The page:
Mathematics of Dengue Transmission Dynamics and Assessment of Wolbachia-based Interventions

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Dengue is a mosquito-borne arboviral disease that causes significant public health burden in many trophical and sub-tropical parts of the world (where dengue is endemic). This dissertation is based on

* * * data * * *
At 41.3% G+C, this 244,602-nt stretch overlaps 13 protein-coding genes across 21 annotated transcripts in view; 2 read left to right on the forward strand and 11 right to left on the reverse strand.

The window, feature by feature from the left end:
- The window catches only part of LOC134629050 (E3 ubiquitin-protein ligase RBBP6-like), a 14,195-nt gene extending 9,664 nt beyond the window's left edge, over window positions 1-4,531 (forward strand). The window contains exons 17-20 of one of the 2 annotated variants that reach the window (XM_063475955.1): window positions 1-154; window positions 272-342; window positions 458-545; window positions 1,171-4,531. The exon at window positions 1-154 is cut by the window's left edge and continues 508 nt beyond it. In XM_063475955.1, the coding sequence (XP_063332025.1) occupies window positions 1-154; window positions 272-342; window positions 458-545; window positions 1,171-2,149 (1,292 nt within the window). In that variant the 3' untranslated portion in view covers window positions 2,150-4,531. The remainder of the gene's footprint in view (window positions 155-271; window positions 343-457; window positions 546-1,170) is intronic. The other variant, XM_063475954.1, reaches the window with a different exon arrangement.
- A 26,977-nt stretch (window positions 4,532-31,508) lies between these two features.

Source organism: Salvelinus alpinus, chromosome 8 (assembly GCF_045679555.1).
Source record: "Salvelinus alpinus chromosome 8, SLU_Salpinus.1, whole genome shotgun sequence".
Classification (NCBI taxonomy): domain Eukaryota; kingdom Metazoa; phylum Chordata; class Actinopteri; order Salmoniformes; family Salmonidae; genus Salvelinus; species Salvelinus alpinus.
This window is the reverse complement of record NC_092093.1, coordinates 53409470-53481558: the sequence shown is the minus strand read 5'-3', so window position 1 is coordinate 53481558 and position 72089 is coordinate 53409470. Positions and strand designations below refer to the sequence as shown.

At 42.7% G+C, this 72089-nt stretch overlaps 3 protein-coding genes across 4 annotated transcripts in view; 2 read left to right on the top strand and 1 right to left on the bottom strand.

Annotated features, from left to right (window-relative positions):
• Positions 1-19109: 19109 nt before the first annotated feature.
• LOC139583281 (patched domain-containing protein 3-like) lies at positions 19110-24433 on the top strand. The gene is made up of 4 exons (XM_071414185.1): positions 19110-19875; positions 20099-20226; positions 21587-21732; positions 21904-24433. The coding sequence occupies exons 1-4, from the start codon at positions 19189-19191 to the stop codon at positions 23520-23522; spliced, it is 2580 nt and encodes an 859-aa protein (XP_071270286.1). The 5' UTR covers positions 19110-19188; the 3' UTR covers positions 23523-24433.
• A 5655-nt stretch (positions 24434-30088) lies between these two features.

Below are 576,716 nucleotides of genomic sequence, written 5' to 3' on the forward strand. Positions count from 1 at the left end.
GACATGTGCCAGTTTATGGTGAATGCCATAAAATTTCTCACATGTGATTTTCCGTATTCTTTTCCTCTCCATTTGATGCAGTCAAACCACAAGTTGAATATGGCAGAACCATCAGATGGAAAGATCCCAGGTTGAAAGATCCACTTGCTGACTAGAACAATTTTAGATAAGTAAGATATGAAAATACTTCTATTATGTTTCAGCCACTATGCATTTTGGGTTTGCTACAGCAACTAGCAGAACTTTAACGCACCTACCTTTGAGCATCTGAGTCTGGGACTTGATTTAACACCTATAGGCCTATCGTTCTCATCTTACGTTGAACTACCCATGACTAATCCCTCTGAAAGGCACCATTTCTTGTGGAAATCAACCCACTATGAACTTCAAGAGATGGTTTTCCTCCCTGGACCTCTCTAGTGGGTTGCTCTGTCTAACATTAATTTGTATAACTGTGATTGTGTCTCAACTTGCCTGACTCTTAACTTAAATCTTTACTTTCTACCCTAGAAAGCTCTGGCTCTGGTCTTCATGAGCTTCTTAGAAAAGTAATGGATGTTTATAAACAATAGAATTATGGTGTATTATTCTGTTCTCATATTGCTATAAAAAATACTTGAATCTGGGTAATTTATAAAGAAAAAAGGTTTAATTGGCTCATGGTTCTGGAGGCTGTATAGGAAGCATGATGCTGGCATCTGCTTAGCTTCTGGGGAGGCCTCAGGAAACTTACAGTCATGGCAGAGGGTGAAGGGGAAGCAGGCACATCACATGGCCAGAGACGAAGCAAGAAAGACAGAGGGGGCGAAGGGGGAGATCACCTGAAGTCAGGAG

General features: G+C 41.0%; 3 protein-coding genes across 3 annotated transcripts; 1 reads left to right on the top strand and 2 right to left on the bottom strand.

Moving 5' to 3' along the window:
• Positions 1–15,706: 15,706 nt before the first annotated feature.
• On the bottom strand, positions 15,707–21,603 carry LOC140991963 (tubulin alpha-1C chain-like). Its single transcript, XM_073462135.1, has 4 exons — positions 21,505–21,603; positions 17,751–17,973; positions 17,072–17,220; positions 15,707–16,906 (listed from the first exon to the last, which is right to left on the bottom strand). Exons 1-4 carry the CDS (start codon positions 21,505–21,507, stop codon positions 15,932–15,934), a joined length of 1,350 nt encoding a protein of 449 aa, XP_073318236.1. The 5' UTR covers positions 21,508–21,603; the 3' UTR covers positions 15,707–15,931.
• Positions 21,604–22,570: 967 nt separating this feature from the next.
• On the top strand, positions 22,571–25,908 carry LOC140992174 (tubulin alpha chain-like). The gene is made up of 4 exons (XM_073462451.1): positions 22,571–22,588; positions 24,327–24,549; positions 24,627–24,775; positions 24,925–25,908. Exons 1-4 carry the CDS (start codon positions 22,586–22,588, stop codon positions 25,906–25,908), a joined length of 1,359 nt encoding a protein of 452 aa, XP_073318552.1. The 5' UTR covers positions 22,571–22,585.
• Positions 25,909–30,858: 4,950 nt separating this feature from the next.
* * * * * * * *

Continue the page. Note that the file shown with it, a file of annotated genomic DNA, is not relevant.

Dengue is a mosquito-borne arboviral disease that causes significant public health burden in many trophical and sub-tropical parts of the world (where dengue is endemic). This dissertation is based on using mathematical modeling approaches, coupled with rigorous analysis and computation, to study the transmission dynamics and control of dengue disease. In Chapter 2, a new deterministic model was designed and used to assess the impact of local fluctuation of temperature and mosquito vertical (transvasorial) transmission on the population abundance of dengue mosquitoes and disease in a population. The model, which takes the form of a deterministic system of nonlinear differential equations, was parametrized using data from the Chiang Mai province of Thailand. The disease-free equilibrium of the model was shown to be globally-asymptotically stable when a certain epidemiological quantity is less than unity. Vertical transmission was shown to only have marginal impact on the disease dynamics, and its effect is temperature-dependent. Dengue burden in the province is maximized when the mean monthly temperature lie in the range [26-28] C. A new deterministic model was designed in Chapter 3 to assess the impact of the release of Wolbachia-infected mosquitoes on curtailing the mosquito population and dengue disease in a population. The model, which stratifies the mosquito population in terms of sex and Wolbachia-infection status, was rigorously analysed to characterize the bifurcation property of the model as well as the asymptotic stability of the various disease-free equilibria. Simulations, using Wolbachia-based mosquito control from Queensland, Australia, showed that the frequent release of mosquitoes infected with the bacterium can lead to the effective control of the local wild mosquito population, and that such effective control increases with increasing number of Wolbachia-infected mosquitoes released (up to 90% reduction in the wild mosquito population, from their baseline values, can be achieved). It was also shown that the well-known feature of cytoplasmic incompatibility has very little effect on the effectiveness of the Wolbachia-based mosquito control.